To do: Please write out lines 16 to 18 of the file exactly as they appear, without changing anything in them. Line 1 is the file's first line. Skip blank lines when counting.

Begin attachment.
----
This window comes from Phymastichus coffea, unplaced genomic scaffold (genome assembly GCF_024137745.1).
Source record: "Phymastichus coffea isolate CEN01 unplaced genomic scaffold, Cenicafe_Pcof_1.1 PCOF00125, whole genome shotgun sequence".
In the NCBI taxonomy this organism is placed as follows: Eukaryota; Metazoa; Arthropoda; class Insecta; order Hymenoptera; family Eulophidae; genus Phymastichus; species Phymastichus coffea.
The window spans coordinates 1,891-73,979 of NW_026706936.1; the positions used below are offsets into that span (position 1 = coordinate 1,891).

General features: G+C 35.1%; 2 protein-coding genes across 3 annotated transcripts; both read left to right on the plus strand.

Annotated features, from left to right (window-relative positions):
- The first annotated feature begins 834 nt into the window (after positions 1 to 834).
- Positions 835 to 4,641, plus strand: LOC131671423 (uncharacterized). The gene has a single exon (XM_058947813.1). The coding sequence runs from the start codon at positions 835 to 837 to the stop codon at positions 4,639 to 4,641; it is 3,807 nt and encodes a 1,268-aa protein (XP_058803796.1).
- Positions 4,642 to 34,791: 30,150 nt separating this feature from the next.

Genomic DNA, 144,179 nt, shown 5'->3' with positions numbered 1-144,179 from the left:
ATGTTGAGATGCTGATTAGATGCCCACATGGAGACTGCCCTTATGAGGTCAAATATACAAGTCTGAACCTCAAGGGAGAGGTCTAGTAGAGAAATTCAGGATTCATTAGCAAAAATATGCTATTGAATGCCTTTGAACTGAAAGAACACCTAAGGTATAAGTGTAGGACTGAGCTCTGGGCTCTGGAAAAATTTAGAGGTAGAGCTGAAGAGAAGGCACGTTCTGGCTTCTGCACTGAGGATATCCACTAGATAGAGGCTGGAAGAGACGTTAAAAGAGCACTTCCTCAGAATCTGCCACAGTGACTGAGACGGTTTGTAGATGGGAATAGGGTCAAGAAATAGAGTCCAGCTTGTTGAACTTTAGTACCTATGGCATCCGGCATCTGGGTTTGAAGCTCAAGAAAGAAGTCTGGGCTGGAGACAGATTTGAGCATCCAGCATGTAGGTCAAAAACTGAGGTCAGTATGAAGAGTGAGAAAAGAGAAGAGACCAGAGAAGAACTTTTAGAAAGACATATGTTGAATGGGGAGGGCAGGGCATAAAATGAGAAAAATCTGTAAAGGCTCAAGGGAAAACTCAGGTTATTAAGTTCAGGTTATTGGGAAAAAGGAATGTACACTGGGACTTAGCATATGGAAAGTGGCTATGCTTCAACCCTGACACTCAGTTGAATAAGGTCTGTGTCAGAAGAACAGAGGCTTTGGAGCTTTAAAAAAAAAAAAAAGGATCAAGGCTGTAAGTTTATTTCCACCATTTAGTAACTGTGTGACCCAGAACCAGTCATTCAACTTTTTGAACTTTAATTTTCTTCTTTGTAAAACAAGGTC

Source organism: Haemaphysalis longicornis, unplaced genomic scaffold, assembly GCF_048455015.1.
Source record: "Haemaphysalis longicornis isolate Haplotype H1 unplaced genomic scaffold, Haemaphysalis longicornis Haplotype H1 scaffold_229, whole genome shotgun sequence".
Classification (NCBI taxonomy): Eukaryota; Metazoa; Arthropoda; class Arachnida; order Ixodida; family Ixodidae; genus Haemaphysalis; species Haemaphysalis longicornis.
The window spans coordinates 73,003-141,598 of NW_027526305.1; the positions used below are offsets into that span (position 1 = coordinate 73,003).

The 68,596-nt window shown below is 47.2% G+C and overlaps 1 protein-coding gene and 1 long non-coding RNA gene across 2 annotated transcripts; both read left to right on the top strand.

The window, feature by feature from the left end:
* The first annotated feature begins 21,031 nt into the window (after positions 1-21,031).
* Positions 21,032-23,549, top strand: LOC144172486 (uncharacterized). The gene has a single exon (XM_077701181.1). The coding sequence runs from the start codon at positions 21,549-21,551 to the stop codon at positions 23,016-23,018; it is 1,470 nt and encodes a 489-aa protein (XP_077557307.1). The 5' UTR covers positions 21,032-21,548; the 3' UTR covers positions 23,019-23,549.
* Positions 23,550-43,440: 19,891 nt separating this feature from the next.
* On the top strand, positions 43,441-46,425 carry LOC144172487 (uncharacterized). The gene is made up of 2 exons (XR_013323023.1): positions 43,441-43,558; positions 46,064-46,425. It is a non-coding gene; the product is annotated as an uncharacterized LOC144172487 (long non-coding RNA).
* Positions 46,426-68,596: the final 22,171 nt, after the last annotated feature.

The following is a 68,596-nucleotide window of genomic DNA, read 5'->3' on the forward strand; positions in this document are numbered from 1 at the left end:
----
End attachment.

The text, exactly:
The 68,596-nt window shown below is 47.2% G+C and overlaps 1 protein-coding gene and 1 long non-coding RNA gene across 2 annotated transcripts; both read left to right on the top strand.

The window, feature by feature from the left end:
* The first annotated feature begins 21,031 nt into the window (after positions 1-21,031).